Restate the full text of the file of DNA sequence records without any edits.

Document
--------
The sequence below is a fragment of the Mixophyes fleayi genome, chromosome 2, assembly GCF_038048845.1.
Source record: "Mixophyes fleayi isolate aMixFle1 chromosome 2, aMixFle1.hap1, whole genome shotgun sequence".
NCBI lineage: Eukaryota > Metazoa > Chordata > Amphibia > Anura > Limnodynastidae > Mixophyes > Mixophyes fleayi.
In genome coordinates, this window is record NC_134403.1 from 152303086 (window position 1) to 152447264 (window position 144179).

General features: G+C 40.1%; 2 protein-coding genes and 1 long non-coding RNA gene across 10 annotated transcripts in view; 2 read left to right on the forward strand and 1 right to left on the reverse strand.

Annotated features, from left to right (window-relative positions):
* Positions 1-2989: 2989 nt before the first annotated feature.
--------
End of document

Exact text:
The sequence below is a fragment of the Mixophyes fleayi genome, chromosome 2, assembly GCF_038048845.1.
Source record: "Mixophyes fleayi isolate aMixFle1 chromosome 2, aMixFle1.hap1, whole genome shotgun sequence".
NCBI lineage: Eukaryota > Metazoa > Chordata > Amphibia > Anura > Limnodynastidae > Mixophyes > Mixophyes fleayi.
In genome coordinates, this window is record NC_134403.1 from 152303086 (window position 1) to 152447264 (window position 144179).

General features: G+C 40.1%; 2 protein-coding genes and 1 long non-coding RNA gene across 10 annotated transcripts in view; 2 read left to right on the forward strand and 1 right to left on the reverse strand.

Annotated features, from left to right (window-relative positions):
* Positions 1-2989: 2989 nt before the first annotated feature.